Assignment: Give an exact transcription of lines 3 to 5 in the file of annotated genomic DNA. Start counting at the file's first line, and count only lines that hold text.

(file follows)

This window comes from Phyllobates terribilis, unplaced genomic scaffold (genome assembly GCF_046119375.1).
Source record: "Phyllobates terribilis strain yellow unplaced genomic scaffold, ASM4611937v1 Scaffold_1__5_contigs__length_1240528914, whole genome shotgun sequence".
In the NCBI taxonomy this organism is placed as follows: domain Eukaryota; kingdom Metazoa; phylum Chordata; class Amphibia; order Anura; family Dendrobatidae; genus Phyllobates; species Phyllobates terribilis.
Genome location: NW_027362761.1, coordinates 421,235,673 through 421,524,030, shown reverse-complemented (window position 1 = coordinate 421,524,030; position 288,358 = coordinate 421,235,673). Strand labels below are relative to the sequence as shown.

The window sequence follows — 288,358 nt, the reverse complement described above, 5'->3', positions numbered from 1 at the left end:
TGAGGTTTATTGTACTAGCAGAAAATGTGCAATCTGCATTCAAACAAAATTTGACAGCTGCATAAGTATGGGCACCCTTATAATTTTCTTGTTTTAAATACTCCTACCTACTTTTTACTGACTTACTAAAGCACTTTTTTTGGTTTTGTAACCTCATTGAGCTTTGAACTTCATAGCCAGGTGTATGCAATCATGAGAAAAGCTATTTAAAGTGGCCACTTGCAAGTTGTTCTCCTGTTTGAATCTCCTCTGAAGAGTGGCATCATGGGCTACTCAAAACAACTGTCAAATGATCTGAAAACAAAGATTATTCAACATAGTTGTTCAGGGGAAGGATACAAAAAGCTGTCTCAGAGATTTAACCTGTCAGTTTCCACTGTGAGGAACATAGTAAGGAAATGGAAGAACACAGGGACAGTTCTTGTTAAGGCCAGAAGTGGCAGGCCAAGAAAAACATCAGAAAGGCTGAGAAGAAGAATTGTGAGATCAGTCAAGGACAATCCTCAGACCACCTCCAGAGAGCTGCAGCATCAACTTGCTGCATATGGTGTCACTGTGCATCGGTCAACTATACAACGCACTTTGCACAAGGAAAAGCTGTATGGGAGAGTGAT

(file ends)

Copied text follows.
In the NCBI taxonomy this organism is placed as follows: domain Eukaryota; kingdom Metazoa; phylum Chordata; class Amphibia; order Anura; family Dendrobatidae; genus Phyllobates; species Phyllobates terribilis.
Genome location: NW_027362761.1, coordinates 421,235,673 through 421,524,030, shown reverse-complemented (window position 1 = coordinate 421,524,030; position 288,358 = coordinate 421,235,673). Strand labels below are relative to the sequence as shown.

The window sequence follows — 288,358 nt, the reverse complement described above, 5'->3', positions numbered from 1 at the left end: